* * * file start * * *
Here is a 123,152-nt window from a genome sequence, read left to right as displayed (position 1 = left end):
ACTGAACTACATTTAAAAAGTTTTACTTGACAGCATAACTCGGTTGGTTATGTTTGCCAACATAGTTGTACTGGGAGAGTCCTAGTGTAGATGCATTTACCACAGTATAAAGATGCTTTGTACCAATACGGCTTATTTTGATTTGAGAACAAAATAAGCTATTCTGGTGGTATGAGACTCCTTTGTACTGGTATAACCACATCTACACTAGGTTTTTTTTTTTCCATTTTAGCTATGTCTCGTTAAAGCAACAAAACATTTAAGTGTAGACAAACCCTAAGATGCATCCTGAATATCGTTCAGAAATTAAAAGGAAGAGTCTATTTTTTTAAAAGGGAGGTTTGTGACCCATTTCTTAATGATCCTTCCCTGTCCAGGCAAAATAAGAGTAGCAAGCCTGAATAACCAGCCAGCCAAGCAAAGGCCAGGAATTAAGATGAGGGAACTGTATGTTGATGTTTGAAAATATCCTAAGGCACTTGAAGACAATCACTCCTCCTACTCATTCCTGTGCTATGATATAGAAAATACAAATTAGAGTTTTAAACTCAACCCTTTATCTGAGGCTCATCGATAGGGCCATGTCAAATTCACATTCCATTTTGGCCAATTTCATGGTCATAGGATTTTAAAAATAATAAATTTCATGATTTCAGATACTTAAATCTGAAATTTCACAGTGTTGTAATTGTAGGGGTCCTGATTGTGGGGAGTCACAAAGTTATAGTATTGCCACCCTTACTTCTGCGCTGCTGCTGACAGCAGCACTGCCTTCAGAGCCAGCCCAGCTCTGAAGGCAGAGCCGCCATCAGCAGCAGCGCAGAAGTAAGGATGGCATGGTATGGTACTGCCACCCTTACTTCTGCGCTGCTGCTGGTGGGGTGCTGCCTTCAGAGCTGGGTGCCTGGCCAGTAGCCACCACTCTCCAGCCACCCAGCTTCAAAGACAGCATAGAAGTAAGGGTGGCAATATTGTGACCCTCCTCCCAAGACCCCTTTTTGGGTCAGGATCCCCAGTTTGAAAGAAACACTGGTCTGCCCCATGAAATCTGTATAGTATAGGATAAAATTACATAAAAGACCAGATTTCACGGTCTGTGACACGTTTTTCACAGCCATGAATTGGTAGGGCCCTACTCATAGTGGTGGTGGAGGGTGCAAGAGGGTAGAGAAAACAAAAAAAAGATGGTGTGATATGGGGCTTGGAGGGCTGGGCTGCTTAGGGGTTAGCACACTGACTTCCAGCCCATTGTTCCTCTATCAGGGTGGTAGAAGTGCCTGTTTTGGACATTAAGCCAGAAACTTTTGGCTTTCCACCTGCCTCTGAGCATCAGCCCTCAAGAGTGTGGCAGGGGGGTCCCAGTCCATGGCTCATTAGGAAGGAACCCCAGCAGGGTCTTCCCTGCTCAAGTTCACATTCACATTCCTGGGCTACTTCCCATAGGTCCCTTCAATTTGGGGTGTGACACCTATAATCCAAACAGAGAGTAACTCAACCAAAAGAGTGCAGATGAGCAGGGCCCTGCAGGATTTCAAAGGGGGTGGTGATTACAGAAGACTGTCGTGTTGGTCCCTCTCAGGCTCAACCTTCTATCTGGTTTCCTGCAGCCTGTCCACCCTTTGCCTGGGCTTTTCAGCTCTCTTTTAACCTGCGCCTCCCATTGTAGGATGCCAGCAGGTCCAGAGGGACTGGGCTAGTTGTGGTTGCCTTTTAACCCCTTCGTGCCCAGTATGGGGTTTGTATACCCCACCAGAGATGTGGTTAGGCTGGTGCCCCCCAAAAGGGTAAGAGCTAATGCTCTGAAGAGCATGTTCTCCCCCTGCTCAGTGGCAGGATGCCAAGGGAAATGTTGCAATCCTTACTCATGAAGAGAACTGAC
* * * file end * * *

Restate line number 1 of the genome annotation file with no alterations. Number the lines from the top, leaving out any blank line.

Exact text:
Here is a 123,152-nt window from a genome sequence, read left to right as displayed (position 1 = left end):